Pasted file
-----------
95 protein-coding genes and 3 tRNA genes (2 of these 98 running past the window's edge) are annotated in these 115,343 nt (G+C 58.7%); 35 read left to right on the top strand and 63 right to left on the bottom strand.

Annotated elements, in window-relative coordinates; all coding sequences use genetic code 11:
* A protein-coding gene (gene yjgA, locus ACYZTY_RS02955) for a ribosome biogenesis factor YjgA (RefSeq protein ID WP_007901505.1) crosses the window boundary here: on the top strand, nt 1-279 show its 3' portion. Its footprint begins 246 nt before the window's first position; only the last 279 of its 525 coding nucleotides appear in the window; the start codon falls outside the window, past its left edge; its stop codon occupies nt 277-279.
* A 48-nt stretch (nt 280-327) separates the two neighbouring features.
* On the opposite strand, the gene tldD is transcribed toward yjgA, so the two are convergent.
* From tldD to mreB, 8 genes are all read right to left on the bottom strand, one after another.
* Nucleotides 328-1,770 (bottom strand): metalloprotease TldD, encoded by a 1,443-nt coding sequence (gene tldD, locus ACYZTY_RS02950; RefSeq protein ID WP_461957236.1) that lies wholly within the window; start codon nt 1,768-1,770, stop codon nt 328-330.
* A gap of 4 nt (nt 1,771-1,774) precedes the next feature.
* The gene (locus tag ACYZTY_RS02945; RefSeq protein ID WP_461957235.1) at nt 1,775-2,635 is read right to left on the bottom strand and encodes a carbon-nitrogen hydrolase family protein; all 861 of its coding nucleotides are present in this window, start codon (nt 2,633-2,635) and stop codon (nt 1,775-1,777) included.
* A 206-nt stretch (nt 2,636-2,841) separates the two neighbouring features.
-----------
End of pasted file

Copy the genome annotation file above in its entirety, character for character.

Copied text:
95 protein-coding genes and 3 tRNA genes (2 of these 98 running past the window's edge) are annotated in these 115,343 nt (G+C 58.7%); 35 read left to right on the top strand and 63 right to left on the bottom strand.

Annotated elements, in window-relative coordinates; all coding sequences use genetic code 11:
* A protein-coding gene (gene yjgA, locus ACYZTY_RS02955) for a ribosome biogenesis factor YjgA (RefSeq protein ID WP_007901505.1) crosses the window boundary here: on the top strand, nt 1-279 show its 3' portion. Its footprint begins 246 nt before the window's first position; only the last 279 of its 525 coding nucleotides appear in the window; the start codon falls outside the window, past its left edge; its stop codon occupies nt 277-279.
* A 48-nt stretch (nt 280-327) separates the two neighbouring features.
* On the opposite strand, the gene tldD is transcribed toward yjgA, so the two are convergent.
* From tldD to mreB, 8 genes are all read right to left on the bottom strand, one after another.
* Nucleotides 328-1,770 (bottom strand): metalloprotease TldD, encoded by a 1,443-nt coding sequence (gene tldD, locus ACYZTY_RS02950; RefSeq protein ID WP_461957236.1) that lies wholly within the window; start codon nt 1,768-1,770, stop codon nt 328-330.
* A gap of 4 nt (nt 1,771-1,774) precedes the next feature.
* The gene (locus tag ACYZTY_RS02945; RefSeq protein ID WP_461957235.1) at nt 1,775-2,635 is read right to left on the bottom strand and encodes a carbon-nitrogen hydrolase family protein; all 861 of its coding nucleotides are present in this window, start codon (nt 2,633-2,635) and stop codon (nt 1,775-1,777) included.
* A 206-nt stretch (nt 2,636-2,841) separates the two neighbouring features.